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2002 Officer of Year called super volunteer

Joseph Stephan Joe Stephan never does anything halfway. Whether he's helping his community or working as a corrections officer at the Boyer Road Correctional Facility, he's a super achiever.A small town family man who cares about his community and the people who live inside it, Stephan is Michigan's 2002 Corrections Officer of the Year.

His community is Belding, Michigan, where he was born and has lived his entire life, but his community feelings extend to the prison where he has worked for the past 13 years.
A mentor for probationary employees, Stephan also counsels prisoners on substance abuse and has developed procedures to ensure proper documentation for prisoner intake, movement and discharge from his housing unit.

Officer Stephan is dedicated to improving himself as a person and as an employee," said Warden Kurt Jones. "He is an effective communicator who appreciates the diversity of people who work and live inside a prison.

Joseph Stephan

Stephan developed procedures to document prisoner movements in his housing unit.

The volunteer activities Stephan undertakes in his community would exhaust the average person:

He is a part-time police officer and a corporal and a trainer in the honor guard in the Belding police force where he has worked for nine years. A supervisor in the city jail, he uses the substance-abuse training he received in the department to counsel public school students and various community groups.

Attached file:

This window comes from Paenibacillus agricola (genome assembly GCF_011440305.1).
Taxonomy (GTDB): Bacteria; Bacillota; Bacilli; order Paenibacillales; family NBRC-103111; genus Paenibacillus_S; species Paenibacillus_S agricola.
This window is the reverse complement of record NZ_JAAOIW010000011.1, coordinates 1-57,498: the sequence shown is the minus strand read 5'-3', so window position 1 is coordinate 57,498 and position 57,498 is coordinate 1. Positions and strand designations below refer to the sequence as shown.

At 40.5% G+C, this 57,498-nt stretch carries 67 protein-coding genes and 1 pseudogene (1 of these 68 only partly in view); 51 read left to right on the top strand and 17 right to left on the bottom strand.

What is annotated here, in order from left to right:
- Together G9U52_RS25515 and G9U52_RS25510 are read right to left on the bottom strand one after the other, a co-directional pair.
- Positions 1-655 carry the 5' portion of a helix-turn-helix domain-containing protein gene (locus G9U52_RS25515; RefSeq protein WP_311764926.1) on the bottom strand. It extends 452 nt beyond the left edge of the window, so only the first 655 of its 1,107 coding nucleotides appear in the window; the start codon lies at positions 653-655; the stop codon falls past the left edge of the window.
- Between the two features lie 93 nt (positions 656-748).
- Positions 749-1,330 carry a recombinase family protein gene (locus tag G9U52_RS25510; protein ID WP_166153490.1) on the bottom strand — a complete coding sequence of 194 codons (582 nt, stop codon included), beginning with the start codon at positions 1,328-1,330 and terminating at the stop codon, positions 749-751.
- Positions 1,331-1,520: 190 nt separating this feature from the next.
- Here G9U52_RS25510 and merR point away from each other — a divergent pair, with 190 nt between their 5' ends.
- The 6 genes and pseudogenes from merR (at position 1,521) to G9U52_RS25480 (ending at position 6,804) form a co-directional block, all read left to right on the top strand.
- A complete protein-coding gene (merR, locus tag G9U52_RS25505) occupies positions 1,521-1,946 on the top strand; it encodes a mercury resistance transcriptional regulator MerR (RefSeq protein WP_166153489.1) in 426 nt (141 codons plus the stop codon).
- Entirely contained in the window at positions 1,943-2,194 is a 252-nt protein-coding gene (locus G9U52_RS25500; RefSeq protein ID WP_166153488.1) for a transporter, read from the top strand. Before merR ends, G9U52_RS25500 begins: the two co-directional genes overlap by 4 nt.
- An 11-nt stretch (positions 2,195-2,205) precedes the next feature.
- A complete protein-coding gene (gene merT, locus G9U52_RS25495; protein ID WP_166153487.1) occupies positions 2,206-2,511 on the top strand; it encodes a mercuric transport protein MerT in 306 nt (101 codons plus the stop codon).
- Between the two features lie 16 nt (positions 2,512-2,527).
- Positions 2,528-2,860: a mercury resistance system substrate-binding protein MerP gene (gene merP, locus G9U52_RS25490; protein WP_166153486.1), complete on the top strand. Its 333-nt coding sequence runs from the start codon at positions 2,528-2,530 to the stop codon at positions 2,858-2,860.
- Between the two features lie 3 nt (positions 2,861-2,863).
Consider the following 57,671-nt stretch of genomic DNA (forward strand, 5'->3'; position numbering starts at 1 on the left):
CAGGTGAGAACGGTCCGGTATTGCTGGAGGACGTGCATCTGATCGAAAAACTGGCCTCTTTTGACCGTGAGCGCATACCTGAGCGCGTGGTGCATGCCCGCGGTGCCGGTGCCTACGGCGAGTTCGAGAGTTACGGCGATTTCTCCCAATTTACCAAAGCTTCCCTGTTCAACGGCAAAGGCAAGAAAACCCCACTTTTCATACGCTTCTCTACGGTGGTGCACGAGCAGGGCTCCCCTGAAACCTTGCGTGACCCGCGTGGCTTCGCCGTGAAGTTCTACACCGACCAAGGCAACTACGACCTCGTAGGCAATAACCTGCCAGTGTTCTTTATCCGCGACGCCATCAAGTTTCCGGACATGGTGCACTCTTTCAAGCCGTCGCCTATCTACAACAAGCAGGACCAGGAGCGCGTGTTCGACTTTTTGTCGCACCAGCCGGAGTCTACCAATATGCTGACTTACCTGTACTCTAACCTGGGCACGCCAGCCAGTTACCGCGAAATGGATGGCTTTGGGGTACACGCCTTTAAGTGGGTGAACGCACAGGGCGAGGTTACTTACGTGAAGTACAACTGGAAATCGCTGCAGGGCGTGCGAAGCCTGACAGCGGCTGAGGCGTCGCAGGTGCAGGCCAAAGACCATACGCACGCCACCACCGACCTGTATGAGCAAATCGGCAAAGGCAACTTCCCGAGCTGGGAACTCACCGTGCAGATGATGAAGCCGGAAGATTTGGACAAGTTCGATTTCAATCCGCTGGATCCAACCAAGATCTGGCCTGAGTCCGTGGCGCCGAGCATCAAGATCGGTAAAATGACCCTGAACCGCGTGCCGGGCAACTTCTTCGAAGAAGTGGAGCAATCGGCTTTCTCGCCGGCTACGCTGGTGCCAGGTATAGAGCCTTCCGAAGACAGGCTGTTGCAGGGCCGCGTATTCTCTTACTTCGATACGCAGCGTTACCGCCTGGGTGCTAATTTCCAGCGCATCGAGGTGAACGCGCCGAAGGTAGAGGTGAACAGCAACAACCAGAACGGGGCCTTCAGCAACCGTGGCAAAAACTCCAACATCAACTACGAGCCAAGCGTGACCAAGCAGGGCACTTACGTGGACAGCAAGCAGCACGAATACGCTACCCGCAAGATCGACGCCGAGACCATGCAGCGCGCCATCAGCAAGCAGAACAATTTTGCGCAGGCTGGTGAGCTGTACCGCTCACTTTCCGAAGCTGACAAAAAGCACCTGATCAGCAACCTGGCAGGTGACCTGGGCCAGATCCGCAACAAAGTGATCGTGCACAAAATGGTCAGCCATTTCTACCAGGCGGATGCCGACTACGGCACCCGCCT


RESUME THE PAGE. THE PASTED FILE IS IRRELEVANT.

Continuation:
His work with Mothers Against Drunk Driving and a community program called Stay Off, which encourages school children to stay off drugs and alcohol, helped him become a liaison between the community and the prison.

A trainer for the Belding Police Department's bike patrol, Stephan works through a program called Explorers with middle school and high school students who are considering a career in law enforcement.

Joseph Stephan

Officer Stephan believes good prisoner communication is essential to being a good officer.

Once a week, Stephan volunteers as a room parent in his local elementary school helping teachers and students. In this way, he gets to spend more time with his own children who are students in the school and help children who are learning to recognize letters and to read.

He tries to involve his family in as many of the volunteer activities as possible. If he's working at a concession stand for a school athletic event, the children and his wife are there, too.

If he's riding his bike, his family (the Stephan Train) are with him: his son on an Alley Cat hooked to his father's bike, his daughter in a buggy hooked to the Alley Cat, and his wife bringing up the rear on her bike.

Stephan teaches bike safety, is a summer camp leader, helps to build and maintain nature trails for schools, is a T-ball coach, is active in Special Olympics and the Adopt-A-Highway Program and works in programs to help low-income and single mothers. He helped organize an annual Christmas dinner for elders who live alone and have no families.